US7339718B1 - Generation of terahertz radiation in orientation-patterned semiconductors - Google Patents

Generation of terahertz radiation in orientation-patterned semiconductors Download PDF

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US7339718B1
US7339718B1 US11357722 US35772206A US7339718B1 US 7339718 B1 US7339718 B1 US 7339718B1 US 11357722 US11357722 US 11357722 US 35772206 A US35772206 A US 35772206A US 7339718 B1 US7339718 B1 US 7339718B1
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pulse train
thz
optical pulse
method
crystal
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Konstantin L. Vodopyanov
Yun-Shik Lee
Vladimir G. Kozlov
Martin M. Fejer
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Oregon State University
Leland Stanford Junior University
Microtech Instruments Inc
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Leland Stanford Junior University
Microtech Instruments Inc
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    • GPHYSICS
    • G02OPTICS
    • G02FDEVICES OR ARRANGEMENTS, THE OPTICAL OPERATION OF WHICH IS MODIFIED BY CHANGING THE OPTICAL PROPERTIES OF THE MEDIUM OF THE DEVICES OR ARRANGEMENTS FOR THE CONTROL OF THE INTENSITY, COLOUR, PHASE, POLARISATION OR DIRECTION OF LIGHT, e.g. SWITCHING, GATING, MODULATING OR DEMODULATING; TECHNIQUES OR PROCEDURES FOR THE OPERATION THEREOF; FREQUENCY-CHANGING; NON-LINEAR OPTICS; OPTICAL LOGIC ELEMENTS; OPTICAL ANALOGUE/DIGITAL CONVERTERS
    • G02F1/00Devices or arrangements for the control of the intensity, colour, phase, polarisation or direction of light arriving from an independent light source, e.g. switching, gating, or modulating; Non-linear optics
    • G02F1/35Non-linear optics
    • G02F1/39Non-linear optics for parametric generation or amplification of light, infra-red or ultra-violet waves
    • GPHYSICS
    • G02OPTICS
    • G02FDEVICES OR ARRANGEMENTS, THE OPTICAL OPERATION OF WHICH IS MODIFIED BY CHANGING THE OPTICAL PROPERTIES OF THE MEDIUM OF THE DEVICES OR ARRANGEMENTS FOR THE CONTROL OF THE INTENSITY, COLOUR, PHASE, POLARISATION OR DIRECTION OF LIGHT, e.g. SWITCHING, GATING, MODULATING OR DEMODULATING; TECHNIQUES OR PROCEDURES FOR THE OPERATION THEREOF; FREQUENCY-CHANGING; NON-LINEAR OPTICS; OPTICAL LOGIC ELEMENTS; OPTICAL ANALOGUE/DIGITAL CONVERTERS
    • G02F1/00Devices or arrangements for the control of the intensity, colour, phase, polarisation or direction of light arriving from an independent light source, e.g. switching, gating, or modulating; Non-linear optics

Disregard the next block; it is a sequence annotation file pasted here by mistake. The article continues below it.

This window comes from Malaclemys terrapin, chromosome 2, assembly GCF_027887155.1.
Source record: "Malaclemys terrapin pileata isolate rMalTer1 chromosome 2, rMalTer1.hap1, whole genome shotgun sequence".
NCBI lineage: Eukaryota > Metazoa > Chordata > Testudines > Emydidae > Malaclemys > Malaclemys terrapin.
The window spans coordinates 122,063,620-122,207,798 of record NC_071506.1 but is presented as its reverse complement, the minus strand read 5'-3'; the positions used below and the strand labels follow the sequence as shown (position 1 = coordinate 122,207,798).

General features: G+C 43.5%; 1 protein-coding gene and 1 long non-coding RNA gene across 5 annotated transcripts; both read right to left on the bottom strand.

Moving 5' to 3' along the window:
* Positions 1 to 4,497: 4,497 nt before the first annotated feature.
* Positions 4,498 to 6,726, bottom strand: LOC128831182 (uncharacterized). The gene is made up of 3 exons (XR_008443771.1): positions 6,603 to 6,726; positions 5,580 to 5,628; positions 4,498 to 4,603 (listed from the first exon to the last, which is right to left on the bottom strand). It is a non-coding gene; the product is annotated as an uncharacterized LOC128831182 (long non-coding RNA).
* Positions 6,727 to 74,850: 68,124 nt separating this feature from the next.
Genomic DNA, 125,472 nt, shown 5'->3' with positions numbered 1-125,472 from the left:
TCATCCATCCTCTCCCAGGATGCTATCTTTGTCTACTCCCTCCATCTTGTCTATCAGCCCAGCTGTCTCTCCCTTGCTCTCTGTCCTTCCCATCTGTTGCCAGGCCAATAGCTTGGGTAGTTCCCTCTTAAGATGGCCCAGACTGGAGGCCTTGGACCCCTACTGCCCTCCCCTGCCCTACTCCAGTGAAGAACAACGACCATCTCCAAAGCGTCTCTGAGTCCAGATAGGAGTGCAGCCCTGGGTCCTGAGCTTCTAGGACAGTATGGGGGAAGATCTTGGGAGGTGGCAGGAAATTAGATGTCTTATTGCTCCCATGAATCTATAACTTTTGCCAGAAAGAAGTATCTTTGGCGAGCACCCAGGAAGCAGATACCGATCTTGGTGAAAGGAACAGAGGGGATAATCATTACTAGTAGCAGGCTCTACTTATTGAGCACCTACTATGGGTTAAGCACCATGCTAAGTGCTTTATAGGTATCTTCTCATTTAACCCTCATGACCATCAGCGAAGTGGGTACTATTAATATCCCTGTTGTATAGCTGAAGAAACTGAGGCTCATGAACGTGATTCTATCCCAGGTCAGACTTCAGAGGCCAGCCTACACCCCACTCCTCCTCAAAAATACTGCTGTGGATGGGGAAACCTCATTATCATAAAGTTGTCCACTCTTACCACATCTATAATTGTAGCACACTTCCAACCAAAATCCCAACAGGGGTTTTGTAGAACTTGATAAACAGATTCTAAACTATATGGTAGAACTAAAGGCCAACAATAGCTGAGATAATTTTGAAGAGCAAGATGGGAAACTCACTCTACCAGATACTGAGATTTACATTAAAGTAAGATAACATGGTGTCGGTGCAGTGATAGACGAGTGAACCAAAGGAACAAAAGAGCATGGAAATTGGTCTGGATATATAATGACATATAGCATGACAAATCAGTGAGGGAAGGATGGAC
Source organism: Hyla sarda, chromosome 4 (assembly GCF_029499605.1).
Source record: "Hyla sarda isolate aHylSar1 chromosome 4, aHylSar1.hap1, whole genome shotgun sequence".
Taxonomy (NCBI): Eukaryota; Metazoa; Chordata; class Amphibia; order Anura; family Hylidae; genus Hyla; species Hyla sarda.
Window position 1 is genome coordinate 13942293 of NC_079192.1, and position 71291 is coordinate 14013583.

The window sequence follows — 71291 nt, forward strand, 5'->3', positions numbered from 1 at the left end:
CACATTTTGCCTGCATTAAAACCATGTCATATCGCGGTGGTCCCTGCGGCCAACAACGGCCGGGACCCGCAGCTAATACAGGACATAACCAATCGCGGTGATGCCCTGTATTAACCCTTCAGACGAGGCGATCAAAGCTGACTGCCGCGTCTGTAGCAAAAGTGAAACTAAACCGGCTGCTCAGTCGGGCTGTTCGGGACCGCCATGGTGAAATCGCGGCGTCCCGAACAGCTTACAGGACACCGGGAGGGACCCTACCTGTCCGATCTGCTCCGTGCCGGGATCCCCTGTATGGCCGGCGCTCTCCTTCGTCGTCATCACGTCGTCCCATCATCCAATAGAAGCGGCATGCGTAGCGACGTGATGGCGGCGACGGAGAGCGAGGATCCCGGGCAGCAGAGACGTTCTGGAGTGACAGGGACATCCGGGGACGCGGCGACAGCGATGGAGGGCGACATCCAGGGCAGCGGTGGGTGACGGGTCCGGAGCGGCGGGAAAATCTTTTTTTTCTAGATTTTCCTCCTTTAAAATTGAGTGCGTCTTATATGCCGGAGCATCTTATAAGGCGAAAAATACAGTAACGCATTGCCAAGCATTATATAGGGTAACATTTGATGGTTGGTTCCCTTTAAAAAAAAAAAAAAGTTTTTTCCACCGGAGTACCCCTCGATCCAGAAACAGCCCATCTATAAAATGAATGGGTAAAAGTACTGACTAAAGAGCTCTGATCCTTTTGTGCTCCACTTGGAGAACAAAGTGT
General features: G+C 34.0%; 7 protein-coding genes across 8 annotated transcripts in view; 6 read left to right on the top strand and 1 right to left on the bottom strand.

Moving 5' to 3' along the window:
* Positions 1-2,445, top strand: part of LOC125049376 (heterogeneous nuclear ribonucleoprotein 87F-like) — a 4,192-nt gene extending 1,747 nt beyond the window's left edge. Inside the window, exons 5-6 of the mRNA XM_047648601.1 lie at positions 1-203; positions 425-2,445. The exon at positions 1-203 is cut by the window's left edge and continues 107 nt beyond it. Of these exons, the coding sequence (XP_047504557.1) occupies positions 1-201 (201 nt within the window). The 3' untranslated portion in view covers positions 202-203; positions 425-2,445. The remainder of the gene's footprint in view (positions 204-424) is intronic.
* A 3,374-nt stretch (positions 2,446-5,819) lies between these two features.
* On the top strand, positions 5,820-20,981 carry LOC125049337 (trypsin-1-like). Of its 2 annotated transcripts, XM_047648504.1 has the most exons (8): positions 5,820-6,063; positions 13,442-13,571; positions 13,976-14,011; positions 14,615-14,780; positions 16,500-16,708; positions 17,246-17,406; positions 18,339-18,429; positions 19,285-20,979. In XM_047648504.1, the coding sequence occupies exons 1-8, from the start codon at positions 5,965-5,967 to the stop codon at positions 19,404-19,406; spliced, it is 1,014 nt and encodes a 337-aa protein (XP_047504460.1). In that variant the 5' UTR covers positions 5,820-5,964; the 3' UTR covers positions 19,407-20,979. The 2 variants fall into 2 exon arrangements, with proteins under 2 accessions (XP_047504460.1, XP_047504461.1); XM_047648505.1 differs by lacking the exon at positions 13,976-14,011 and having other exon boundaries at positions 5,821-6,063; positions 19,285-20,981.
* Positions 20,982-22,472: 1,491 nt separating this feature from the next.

• G02F1/35Non-linear optics
    • G02F1/355Non-linear optics characterised by the materials used
    • G02F1/3558Poled materials, e.g. with periodic poling; Fabrication of domain inverted structures, e.g. for quasi-phase-matching [QPM]
    • GPHYSICS
    • G02OPTICS
    • G02FDEVICES OR ARRANGEMENTS, THE OPTICAL OPERATION OF WHICH IS MODIFIED BY CHANGING THE OPTICAL PROPERTIES OF THE MEDIUM OF THE DEVICES OR ARRANGEMENTS FOR THE CONTROL OF THE INTENSITY, COLOUR, PHASE, POLARISATION OR DIRECTION OF LIGHT, e.g. SWITCHING, GATING, MODULATING OR DEMODULATING; TECHNIQUES OR PROCEDURES FOR THE OPERATION THEREOF; FREQUENCY-CHANGING; NON-LINEAR OPTICS; OPTICAL LOGIC ELEMENTS; OPTICAL ANALOGUE/DIGITAL CONVERTERS
    • G02F2203/00Function characteristic
    • G02F2203/13Function characteristic involving THZ radiation

Abstract

A method for generating THz radiation comprises illuminating a semiconductor crystal with an optical pulse train. The semiconductor crystal comprises alternating parallel crystal domains, with each domain having a crystal orientation inverted with respect to adjacent domains. The optical pulse train propagates substantially perpendicularly relative to domain boundaries in the semiconductor crystal. The THz radiation is generated from the optical pulse train by optical down-conversion mediated by the semiconductor crystal. Optical path lengths through the crystal domains at least in part determine a frequency of the generated THz radiation. THz generation efficiency may be enhanced by placing the semiconductor crystal within an external resonant cavity, by placing the semiconductor crystal within a laser cavity, or by placing the semiconductor crystal within an OPO cavity. The semiconductor crystal may comprise zinc-blende, III-V, or II-VI semiconductor.